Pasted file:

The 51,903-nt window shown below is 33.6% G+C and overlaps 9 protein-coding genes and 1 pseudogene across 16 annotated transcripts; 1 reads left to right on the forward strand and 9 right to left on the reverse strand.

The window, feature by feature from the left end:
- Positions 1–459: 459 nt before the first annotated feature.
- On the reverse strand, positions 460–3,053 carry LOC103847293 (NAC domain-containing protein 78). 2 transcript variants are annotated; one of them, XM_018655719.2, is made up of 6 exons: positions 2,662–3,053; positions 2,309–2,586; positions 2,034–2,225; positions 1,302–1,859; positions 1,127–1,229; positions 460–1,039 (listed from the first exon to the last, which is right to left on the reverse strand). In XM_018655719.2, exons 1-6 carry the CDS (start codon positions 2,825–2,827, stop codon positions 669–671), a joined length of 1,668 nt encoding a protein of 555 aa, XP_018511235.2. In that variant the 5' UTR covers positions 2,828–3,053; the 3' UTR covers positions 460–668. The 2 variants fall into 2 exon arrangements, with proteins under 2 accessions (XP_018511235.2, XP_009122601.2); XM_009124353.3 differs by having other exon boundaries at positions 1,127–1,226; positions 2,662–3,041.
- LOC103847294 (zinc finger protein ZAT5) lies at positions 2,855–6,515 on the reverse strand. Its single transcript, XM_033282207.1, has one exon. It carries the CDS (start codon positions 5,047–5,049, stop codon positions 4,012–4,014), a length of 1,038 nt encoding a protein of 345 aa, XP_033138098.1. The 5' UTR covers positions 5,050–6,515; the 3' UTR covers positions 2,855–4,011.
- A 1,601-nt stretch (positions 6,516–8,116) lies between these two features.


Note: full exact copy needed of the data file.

The 51,903-nt window shown below is 33.6% G+C and overlaps 9 protein-coding genes and 1 pseudogene across 16 annotated transcripts; 1 reads left to right on the forward strand and 9 right to left on the reverse strand.

The window, feature by feature from the left end:
- Positions 1–459: 459 nt before the first annotated feature.
- On the reverse strand, positions 460–3,053 carry LOC103847293 (NAC domain-containing protein 78). 2 transcript variants are annotated; one of them, XM_018655719.2, is made up of 6 exons: positions 2,662–3,053; positions 2,309–2,586; positions 2,034–2,225; positions 1,302–1,859; positions 1,127–1,229; positions 460–1,039 (listed from the first exon to the last, which is right to left on the reverse strand). In XM_018655719.2, exons 1-6 carry the CDS (start codon positions 2,825–2,827, stop codon positions 669–671), a joined length of 1,668 nt encoding a protein of 555 aa, XP_018511235.2. In that variant the 5' UTR covers positions 2,828–3,053; the 3' UTR covers positions 460–668. The 2 variants fall into 2 exon arrangements, with proteins under 2 accessions (XP_018511235.2, XP_009122601.2); XM_009124353.3 differs by having other exon boundaries at positions 1,127–1,226; positions 2,662–3,041.
- LOC103847294 (zinc finger protein ZAT5) lies at positions 2,855–6,515 on the reverse strand. Its single transcript, XM_033282207.1, has one exon. It carries the CDS (start codon positions 5,047–5,049, stop codon positions 4,012–4,014), a length of 1,038 nt encoding a protein of 345 aa, XP_033138098.1. The 5' UTR covers positions 5,050–6,515; the 3' UTR covers positions 2,855–4,011.
- A 1,601-nt stretch (positions 6,516–8,116) lies between these two features.